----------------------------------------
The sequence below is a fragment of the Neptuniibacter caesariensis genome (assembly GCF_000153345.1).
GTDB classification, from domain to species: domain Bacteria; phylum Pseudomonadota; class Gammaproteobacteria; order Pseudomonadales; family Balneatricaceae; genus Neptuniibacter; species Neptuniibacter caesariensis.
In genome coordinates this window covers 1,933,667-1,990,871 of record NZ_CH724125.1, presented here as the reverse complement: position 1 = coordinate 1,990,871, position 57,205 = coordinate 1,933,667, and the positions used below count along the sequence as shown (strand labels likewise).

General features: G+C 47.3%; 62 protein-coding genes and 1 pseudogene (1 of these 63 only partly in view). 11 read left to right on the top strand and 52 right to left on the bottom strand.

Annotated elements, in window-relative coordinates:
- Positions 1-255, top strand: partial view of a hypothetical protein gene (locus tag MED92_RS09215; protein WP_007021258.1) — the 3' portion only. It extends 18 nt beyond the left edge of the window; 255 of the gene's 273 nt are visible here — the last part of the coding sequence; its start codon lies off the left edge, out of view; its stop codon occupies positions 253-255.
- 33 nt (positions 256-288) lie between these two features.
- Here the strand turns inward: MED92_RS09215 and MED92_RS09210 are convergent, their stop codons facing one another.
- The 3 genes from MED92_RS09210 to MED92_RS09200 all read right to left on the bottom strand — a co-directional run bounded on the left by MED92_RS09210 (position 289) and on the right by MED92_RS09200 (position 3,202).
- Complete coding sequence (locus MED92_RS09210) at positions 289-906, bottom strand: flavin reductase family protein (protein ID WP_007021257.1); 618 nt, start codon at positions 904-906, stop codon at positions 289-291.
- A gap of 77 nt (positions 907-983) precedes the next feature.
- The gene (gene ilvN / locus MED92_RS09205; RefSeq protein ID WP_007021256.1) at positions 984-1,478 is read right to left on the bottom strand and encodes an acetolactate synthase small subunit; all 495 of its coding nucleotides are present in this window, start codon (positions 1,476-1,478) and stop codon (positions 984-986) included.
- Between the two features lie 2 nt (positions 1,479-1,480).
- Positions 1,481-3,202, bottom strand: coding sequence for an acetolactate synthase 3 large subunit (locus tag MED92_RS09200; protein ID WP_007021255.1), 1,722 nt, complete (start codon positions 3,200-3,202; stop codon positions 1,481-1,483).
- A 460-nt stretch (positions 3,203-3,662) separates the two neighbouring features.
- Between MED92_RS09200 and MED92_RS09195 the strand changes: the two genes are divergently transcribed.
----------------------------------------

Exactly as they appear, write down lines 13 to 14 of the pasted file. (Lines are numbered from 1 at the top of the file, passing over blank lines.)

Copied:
- Between the two features lie 2 nt (positions 1,479-1,480).
- Positions 1,481-3,202, bottom strand: coding sequence for an acetolactate synthase 3 large subunit (locus tag MED92_RS09200; protein ID WP_007021255.1), 1,722 nt, complete (start codon positions 3,200-3,202; stop codon positions 1,481-1,483).